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Genetic and Rare Diseases Information Center (GARD)

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Pseudomyxoma peritonei

Other Names for this Disease
  • PMP
  • Syndrome of pseudomyxoma peritonei
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Your Question

I have been diagnosed with a benign pseudomyxoma peritonei.  Most of the information I have found relates to the malignant type.  I had a hysterectomy and appendectomy with debulking three weeks ago.  I was told I had a large ovarian tumor plus a tumor on my appendix, which seemed to be the one secreting mucus. What is the treatment for this condition?

Our Answer

We have identified the following information that we hope you find helpful. If you still have questions, please contact us.

What is pseudomyxoma peritonei?

Pseudomyxoma peritonei is a tumor that most often begins in the appendix.  As the tumor grows, tumor cells may spread into the peritoneal cavity and land on other nearby organs (such as the ovaries or intestines), sometimes forming additional tumors on the surface of these organs.[1]  Pseudomyxoma peritonei is extremely unlikely to grow into these organs (to become invasive) or spread to more distant parts of the body (metastasize); therefore, it is not usually thought of as a malignant tumor.[1]  It is rare, occurring in approximately two out of a million people, and women are affected two to three times more frequently than men.[1]  The first symptoms of pseudomyxoma peritonei are an increase in the size of the belly, appendicitis, or the finding of a mass on the ovary during medical imaging tests.[2]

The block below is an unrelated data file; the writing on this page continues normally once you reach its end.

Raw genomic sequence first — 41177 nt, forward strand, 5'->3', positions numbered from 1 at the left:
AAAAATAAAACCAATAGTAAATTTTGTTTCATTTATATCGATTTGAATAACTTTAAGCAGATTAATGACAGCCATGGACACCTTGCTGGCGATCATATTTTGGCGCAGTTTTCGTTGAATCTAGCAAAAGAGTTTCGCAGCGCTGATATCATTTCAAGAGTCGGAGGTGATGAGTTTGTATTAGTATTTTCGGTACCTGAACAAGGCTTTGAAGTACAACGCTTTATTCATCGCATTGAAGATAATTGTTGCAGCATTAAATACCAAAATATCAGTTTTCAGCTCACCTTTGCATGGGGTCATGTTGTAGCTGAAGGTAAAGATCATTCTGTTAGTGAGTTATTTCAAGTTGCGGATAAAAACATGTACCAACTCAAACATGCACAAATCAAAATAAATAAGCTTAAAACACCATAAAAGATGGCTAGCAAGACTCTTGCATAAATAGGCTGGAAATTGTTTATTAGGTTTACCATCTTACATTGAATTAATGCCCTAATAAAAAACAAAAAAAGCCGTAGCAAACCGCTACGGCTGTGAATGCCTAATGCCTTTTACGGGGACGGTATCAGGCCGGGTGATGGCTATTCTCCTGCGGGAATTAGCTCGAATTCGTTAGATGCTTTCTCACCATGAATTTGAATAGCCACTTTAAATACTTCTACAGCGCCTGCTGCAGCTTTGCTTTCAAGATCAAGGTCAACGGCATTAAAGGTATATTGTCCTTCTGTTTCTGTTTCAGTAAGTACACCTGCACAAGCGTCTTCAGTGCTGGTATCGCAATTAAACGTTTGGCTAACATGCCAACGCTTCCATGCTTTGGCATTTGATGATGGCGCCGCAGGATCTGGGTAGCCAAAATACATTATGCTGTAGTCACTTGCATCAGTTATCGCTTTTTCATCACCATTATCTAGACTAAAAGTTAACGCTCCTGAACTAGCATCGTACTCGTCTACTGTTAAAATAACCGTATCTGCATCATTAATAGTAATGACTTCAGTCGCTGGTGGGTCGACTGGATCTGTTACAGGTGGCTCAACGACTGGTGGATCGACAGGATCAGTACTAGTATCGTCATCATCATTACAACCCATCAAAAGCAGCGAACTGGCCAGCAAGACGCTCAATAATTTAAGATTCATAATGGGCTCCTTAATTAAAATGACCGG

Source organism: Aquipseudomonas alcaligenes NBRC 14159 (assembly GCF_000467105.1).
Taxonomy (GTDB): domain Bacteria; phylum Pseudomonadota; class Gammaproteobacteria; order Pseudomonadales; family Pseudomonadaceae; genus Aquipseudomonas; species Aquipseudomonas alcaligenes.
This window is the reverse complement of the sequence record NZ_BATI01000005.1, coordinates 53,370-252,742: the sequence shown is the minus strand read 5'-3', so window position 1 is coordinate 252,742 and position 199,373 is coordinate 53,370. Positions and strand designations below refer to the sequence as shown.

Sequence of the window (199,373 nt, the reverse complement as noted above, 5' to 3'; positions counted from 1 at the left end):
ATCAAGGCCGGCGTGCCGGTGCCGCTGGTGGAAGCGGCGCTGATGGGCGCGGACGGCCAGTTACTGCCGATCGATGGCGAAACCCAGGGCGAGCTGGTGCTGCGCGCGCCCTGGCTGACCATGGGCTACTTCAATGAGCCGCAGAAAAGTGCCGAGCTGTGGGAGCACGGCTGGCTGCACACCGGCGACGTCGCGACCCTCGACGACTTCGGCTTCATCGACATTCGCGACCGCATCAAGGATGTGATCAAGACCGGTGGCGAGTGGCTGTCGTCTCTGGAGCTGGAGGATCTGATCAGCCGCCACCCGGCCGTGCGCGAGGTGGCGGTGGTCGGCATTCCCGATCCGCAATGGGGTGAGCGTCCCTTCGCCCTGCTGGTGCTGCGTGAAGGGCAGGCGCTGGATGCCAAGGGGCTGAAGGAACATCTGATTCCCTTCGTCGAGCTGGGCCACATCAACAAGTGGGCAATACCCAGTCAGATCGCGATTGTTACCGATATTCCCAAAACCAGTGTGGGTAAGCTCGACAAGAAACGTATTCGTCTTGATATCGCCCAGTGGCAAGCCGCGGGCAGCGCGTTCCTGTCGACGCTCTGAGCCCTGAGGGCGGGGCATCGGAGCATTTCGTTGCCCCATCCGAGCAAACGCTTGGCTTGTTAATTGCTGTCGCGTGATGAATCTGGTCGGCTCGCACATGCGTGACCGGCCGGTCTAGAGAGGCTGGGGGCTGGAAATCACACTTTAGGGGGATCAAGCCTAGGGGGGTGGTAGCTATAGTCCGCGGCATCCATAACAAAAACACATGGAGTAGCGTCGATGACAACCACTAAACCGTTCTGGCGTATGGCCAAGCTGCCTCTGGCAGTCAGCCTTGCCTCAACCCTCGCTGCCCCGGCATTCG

Last updated: 9/27/2011

How might pseudomyxoma peritonei be treated?

Pseudomyxoma peritonei is first treated with surgery to remove as much of the tumor as possible (debulking).[2][1][3]  Additional surgeries may be needed to remove more of the tumor if it is not completely removed during the first surgery.  Chemotherapy is most often used to treat cancers that might spread to other parts of the body (metastasize).  Though pseudomyxoma peritonei is extremely unlikely to metastasize,[1] it has a high chance of regrowing after surgery if all tumor cells are not removed.  As such, chemotherapy may be placed directly into the peritoneal cavity during surgery for pseudomyxoma peritonei to destroy any tumor cells that might remain but are too small to be seen in order to prevent the tumor from regrowing.[2][3]  Though the use of chemotherapy during surgery has not been compared directly with surgery alone, chemotherapy during surgery is considered the standard treatment for pseudomyxoma peritonei.[2][3] 
Last updated: 9/25/2011

  • Smeenk RM, Bruin SC, van Velthuysen ML, Verwaal VJ. Pseudomyxoma Peritonei. Current Problems in Surgery. 2008; 45:527-575. Accessed 9/21/2011.
  • Sugarbaker PH. New standard of care for appendiceal epithelial neoplasms and pseudomyxoma peritonei syndrome?. Lancet Oncology. 2006; 7:69-76. Accessed 9/23/2011.
  • Yan TD, Black D, Savady R, Sugarbaker PH. A systematic review on the efficacy of cytoreductive surgery and perioperative intraperitoneal chemotherapy for pseudomyxoma peritonei. Annals of Surgical Oncology. 2007; 14:484-492. Accessed 9/21/2011.